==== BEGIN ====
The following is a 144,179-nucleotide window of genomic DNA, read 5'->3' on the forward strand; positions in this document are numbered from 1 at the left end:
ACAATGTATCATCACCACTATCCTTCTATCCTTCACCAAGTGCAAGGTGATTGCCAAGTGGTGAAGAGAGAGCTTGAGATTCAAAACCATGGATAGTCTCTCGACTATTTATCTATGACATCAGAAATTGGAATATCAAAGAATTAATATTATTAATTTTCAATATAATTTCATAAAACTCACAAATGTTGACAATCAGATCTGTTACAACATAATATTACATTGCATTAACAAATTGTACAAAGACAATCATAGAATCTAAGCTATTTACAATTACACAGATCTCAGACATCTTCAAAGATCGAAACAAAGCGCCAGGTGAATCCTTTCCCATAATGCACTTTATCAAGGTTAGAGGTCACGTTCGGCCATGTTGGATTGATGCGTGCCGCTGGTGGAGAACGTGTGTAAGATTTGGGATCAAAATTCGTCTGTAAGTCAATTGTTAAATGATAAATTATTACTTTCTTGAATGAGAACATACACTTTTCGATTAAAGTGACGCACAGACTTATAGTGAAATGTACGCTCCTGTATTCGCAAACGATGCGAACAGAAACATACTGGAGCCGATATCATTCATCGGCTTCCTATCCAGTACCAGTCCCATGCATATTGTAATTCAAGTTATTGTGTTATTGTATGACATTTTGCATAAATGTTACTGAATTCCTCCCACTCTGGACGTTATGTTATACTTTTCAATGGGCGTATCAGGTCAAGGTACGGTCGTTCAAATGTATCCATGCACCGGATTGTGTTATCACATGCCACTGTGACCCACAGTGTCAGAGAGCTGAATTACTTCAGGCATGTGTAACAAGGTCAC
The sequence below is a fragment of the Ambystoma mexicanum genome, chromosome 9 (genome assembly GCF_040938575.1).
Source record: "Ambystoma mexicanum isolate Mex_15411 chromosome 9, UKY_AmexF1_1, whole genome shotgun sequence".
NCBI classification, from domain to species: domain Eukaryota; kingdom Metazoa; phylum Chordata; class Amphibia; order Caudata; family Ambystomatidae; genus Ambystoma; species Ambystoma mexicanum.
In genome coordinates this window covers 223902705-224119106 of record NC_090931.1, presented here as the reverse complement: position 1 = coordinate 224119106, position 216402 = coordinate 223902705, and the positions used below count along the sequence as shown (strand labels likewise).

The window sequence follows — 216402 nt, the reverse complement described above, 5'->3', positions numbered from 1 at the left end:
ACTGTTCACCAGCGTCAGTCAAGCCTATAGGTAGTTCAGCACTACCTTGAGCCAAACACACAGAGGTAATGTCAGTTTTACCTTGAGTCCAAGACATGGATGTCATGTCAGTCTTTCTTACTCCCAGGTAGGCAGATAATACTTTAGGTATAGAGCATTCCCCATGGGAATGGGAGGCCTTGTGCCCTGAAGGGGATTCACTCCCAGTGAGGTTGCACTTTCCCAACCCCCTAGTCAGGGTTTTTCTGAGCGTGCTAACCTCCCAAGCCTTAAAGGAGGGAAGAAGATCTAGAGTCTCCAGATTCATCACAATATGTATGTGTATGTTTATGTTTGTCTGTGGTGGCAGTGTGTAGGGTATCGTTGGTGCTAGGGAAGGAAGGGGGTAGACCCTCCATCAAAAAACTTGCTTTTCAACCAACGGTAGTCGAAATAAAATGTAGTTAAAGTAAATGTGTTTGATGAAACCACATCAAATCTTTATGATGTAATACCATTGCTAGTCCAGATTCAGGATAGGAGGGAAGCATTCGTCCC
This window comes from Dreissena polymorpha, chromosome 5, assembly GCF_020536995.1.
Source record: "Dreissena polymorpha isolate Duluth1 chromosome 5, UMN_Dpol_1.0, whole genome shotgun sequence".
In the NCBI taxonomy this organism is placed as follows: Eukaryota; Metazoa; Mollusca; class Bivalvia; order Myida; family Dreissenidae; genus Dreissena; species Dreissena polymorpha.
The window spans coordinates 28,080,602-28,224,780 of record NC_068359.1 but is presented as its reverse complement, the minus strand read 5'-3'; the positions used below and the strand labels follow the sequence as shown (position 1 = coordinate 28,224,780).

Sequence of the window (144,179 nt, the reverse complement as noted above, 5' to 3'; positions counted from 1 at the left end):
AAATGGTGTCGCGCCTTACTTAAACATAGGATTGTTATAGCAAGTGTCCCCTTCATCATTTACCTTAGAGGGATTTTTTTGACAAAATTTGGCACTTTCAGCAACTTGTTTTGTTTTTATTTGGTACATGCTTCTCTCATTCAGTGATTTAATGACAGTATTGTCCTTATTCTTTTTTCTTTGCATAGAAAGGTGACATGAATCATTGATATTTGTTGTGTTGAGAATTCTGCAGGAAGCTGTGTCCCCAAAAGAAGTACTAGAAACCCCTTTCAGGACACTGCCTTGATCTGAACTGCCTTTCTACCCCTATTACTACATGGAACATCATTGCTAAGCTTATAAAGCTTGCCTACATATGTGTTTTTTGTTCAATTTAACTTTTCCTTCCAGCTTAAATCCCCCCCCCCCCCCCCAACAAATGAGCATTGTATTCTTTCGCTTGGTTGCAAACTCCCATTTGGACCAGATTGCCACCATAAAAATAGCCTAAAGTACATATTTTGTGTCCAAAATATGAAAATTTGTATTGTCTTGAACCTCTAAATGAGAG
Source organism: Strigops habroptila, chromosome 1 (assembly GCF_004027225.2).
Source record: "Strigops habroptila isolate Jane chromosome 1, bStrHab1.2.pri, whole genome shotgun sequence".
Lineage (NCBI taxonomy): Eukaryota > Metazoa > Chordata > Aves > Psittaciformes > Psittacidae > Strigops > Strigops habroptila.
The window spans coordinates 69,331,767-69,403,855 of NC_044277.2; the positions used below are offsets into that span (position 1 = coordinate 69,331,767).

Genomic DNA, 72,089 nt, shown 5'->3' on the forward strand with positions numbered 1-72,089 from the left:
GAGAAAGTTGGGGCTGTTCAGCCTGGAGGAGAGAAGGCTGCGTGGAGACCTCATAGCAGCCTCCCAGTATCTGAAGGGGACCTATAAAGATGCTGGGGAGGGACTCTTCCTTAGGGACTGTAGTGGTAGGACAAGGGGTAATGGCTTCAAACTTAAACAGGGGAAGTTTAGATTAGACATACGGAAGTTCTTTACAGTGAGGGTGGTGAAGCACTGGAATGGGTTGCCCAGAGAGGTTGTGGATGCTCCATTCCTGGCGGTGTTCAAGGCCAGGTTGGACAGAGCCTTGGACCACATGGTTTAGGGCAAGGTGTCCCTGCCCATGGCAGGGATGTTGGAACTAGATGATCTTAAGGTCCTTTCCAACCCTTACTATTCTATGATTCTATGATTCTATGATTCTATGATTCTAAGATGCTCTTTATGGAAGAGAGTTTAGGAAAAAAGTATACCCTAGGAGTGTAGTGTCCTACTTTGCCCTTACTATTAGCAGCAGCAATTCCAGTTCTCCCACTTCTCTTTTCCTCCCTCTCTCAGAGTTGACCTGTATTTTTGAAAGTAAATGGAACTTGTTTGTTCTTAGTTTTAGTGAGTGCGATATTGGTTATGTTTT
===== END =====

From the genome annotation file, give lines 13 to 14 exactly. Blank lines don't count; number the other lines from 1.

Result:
Sequence of the window (144,179 nt, the reverse complement as noted above, 5' to 3'; positions counted from 1 at the left end):
AAATGGTGTCGCGCCTTACTTAAACATAGGATTGTTATAGCAAGTGTCCCCTTCATCATTTACCTTAGAGGGATTTTTTTGACAAAATTTGGCACTTTCAGCAACTTGTTTTGTTTTTATTTGGTACATGCTTCTCTCATTCAGTGATTTAATGACAGTATTGTCCTTATTCTTTTTTCTTTGCATAGAAAGGTGACATGAATCATTGATATTTGTTGTGTTGAGAATTCTGCAGGAAGCTGTGTCCCCAAAAGAAGTACTAGAAACCCCTTTCAGGACACTGCCTTGATCTGAACTGCCTTTCTACCCCTATTACTACATGGAACATCATTGCTAAGCTTATAAAGCTTGCCTACATATGTGTTTTTTGTTCAATTTAACTTTTCCTTCCAGCTTAAATCCCCCCCCCCCCCCCCAACAAATGAGCATTGTATTCTTTCGCTTGGTTGCAAACTCCCATTTGGACCAGATTGCCACCATAAAAATAGCCTAAAGTACATATTTTGTGTCCAAAATATGAAAATTTGTATTGTCTTGAACCTCTAAATGAGAG